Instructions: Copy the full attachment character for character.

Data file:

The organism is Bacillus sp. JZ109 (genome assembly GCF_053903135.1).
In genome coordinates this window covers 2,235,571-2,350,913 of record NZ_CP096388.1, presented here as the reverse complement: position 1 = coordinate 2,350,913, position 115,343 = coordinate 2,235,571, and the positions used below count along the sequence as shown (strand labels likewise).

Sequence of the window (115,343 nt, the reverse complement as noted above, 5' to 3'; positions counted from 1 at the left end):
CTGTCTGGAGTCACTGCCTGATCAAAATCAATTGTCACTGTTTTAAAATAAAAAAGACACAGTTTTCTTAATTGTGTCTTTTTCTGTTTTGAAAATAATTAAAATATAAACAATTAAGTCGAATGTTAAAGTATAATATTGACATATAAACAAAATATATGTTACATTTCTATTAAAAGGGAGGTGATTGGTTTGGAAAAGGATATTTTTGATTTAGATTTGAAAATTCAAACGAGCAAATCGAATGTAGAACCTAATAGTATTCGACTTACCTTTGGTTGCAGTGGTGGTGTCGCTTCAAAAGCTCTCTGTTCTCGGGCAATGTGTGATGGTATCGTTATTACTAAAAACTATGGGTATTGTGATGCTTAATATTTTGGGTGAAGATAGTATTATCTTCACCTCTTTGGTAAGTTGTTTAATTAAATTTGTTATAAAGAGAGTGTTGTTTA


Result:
The organism is Bacillus sp. JZ109 (genome assembly GCF_053903135.1).
In genome coordinates this window covers 2,235,571-2,350,913 of record NZ_CP096388.1, presented here as the reverse complement: position 1 = coordinate 2,350,913, position 115,343 = coordinate 2,235,571, and the positions used below count along the sequence as shown (strand labels likewise).

Sequence of the window (115,343 nt, the reverse complement as noted above, 5' to 3'; positions counted from 1 at the left end):
CTGTCTGGAGTCACTGCCTGATCAAAATCAATTGTCACTGTTTTAAAATAAAAAAGACACAGTTTTCTTAATTGTGTCTTTTTCTGTTTTGAAAATAATTAAAATATAAACAATTAAGTCGAATGTTAAAGTATAATATTGACATATAAACAAAATATATGTTACATTTCTATTAAAAGGGAGGTGATTGGTTTGGAAAAGGATATTTTTGATTTAGATTTGAAAATTCAAACGAGCAAATCGAATGTAGAACCTAATAGTATTCGACTTACCTTTGGTTGCAGTGGTGGTGTCGCTTCAAAAGCTCTCTGTTCTCGGGCAATGTGTGATGGTATCGTTATTACTAAAAACTATGGGTATTGTGATGCTTAATATTTTGGGTGAAGATAGTATTATCTTCACCTCTTTGGTAAGTTGTTTAATTAAATTTGTTATAAAGAGAGTGTTGTTTA